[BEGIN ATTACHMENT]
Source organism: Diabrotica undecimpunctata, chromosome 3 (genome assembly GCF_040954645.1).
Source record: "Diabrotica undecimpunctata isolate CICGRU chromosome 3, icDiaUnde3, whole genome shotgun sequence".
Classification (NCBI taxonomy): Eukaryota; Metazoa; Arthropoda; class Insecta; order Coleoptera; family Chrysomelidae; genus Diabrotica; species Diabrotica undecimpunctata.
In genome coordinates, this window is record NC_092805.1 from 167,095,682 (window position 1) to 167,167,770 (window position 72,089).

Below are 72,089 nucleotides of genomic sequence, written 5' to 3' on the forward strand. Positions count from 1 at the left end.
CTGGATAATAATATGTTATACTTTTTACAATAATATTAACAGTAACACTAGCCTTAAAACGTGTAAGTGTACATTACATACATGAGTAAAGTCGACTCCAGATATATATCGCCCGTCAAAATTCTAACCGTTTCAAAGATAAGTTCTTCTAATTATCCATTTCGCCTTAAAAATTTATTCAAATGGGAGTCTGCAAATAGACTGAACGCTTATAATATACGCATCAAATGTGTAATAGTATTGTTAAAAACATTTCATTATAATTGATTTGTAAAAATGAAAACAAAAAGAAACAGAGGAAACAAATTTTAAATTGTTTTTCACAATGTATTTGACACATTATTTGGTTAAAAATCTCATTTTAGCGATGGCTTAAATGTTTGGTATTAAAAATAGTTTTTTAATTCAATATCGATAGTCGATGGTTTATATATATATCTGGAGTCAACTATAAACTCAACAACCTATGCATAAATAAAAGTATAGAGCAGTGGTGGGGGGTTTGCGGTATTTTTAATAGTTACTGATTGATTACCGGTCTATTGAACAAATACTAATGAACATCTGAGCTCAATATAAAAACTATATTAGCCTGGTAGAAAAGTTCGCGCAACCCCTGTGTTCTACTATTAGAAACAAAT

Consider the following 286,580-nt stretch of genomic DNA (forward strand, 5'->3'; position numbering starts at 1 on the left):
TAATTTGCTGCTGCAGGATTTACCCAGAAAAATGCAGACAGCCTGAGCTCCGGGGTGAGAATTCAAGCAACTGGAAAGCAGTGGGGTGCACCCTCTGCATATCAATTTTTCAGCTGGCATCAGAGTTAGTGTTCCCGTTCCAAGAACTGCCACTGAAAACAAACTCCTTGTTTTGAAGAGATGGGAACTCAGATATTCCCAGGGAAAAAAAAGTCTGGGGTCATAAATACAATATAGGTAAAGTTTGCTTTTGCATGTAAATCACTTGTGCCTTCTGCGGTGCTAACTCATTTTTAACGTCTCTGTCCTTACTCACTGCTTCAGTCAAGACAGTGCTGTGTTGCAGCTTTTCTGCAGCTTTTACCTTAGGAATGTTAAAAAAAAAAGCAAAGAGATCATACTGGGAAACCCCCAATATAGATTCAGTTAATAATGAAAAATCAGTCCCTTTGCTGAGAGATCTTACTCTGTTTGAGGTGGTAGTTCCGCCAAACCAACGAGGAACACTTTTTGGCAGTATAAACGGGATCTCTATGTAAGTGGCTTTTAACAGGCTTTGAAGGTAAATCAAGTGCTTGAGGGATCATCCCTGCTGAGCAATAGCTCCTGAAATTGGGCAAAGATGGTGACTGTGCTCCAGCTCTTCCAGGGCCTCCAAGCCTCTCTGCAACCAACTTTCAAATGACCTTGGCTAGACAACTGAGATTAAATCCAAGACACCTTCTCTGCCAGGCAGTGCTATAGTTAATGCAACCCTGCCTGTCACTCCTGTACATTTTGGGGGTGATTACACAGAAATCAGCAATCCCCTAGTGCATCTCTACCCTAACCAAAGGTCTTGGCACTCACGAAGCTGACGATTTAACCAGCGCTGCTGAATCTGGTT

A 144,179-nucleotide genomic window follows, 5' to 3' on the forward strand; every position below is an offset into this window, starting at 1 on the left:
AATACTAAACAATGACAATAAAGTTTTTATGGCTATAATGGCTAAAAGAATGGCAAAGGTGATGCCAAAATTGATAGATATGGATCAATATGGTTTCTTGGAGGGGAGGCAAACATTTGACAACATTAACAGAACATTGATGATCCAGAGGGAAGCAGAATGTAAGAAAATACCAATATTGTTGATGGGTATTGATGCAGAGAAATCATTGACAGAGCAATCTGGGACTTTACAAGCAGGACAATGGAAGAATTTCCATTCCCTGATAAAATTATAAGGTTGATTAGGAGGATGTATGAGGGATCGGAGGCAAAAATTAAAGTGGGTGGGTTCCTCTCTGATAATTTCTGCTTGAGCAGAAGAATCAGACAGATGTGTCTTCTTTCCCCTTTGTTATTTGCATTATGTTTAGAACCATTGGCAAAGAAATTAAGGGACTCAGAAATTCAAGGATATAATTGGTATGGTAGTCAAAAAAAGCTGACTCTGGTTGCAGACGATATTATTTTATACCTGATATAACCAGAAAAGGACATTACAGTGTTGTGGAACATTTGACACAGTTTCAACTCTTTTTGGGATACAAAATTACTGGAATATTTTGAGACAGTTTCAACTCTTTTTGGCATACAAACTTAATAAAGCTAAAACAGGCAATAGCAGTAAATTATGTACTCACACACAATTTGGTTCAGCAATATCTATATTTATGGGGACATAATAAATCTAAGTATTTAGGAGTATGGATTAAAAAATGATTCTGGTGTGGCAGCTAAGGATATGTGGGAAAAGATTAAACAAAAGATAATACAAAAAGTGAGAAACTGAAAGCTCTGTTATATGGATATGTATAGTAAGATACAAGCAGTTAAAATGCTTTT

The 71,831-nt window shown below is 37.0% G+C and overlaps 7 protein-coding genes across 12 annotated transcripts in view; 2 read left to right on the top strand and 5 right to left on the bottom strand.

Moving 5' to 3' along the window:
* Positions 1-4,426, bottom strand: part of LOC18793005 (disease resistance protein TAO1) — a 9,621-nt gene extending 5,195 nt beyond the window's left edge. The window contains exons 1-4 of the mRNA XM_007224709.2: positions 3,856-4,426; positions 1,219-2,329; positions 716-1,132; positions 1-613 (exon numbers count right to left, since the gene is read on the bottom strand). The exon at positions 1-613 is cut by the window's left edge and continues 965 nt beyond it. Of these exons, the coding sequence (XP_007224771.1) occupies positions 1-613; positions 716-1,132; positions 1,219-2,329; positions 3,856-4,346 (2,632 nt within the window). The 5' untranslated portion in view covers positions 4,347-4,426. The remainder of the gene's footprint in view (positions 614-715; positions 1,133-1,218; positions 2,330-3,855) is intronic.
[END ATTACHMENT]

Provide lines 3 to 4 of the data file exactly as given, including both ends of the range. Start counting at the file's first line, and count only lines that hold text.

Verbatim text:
Classification (NCBI taxonomy): Eukaryota; Metazoa; Arthropoda; class Insecta; order Coleoptera; family Chrysomelidae; genus Diabrotica; species Diabrotica undecimpunctata.
In genome coordinates, this window is record NC_092805.1 from 167,095,682 (window position 1) to 167,167,770 (window position 72,089).